Should this "article" mention closely related sorting algorithms -- perhaps even "METHOD AND SYSTEM FOR SORTING WITHOUT COMPARATOR (1971) -- and briefly describe what distinguishes this method from those other methods?

--DavidCary 03:54, 18 September 2008 (UTC)

Robbins' patentEdit

Okay, looking at the patent description image drawings and text it is clear that Robbins' April 6, 1954 patent number 2674733 is a hardware version of the radix sort in which the least significant binary digit is used to separate the elements into groups respective of their binary values, followed by use of the next most significant digit within each group to create sub-groups and so on for each digit in the element. Dirks, et al. January 30, 1973 Patent number 3,714,634 appears to perform the same radix sort covered in Robbins' earlier patent.
The hardware method I call the "Instant sort" simply treats the data as an address and routes the data to the address bus of a memory chip and then increments whatever value is stored in the location of memory, which is addressed by the data, as the first step. To retrieve the data in sorted order requires only that the memory contents be checked for a value greater than zero as the memory addresses are incremented starting from zero and listing or printing the memory address whenever a value in memory is found to be greater than zero. The count at the memory location is then decremented and this sub-step repeated until the memory contents are zero, and then continuing the sequential stepping through memory until all memory locations have been queried for values greater than zero. imho 11:50, 19 September 2008 (UTC)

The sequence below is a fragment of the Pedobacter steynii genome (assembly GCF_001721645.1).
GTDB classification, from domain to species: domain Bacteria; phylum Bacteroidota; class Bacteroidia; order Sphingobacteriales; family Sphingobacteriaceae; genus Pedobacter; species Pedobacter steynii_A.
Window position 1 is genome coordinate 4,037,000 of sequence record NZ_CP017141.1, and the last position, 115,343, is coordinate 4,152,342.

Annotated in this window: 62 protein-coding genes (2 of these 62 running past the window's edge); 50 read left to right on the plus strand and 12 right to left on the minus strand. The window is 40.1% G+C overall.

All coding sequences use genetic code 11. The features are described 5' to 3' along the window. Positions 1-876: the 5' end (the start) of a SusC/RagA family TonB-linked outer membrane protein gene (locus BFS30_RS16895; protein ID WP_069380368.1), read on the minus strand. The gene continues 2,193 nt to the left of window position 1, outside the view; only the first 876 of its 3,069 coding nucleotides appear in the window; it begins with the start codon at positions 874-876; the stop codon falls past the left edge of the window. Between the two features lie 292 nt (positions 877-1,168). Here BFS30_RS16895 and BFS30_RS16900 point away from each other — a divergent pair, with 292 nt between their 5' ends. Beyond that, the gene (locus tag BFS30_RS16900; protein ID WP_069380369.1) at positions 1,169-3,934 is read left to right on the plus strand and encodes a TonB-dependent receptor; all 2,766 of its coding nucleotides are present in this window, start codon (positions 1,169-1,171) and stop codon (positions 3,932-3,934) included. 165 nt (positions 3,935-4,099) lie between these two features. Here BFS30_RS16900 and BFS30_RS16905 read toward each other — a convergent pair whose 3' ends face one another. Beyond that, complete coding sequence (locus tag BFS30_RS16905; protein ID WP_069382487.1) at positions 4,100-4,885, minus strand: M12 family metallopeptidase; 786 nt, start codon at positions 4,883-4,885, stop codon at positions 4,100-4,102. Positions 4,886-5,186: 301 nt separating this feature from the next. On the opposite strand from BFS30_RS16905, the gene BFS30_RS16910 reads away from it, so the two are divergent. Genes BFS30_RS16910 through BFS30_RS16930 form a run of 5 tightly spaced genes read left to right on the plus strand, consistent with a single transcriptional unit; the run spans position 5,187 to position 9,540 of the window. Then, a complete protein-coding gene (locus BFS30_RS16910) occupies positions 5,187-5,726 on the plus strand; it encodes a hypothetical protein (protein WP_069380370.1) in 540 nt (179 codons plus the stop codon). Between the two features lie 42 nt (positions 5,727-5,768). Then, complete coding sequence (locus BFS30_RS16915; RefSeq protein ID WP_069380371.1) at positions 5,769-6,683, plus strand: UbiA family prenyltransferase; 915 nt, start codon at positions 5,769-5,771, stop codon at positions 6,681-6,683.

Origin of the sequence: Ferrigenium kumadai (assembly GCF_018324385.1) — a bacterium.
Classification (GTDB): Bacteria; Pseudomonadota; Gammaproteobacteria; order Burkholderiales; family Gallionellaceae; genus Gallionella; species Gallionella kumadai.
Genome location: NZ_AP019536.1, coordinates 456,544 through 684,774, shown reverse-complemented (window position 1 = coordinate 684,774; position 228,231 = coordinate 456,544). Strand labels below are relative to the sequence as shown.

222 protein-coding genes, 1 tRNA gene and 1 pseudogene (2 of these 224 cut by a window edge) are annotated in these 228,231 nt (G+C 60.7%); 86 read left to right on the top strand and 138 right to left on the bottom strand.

However, make note that even though the patent title claims the method to be a "METHOD AND SYSTEM FOR SORTING WITHOUT COMPARATOR (1971) that the output from an AND or an OR gate which it relies upon does in effect compare the differences in input line values or states to determine the resulting output just as a person in the dark compares their memory of light and darkness to the current condition of lightness or darkness to determine whether it is light or dark. The comparison of states is simply hardwired into the logic gate.imho 18:53, 19 September 2008 (UTC) --->
Robbins&#039; patent 2674733 is of radix sort

"Robbins' April 1954 patent number 2674733 uses hardware logic circuits to perform the radix sort."

Programming Pearls (1986)Edit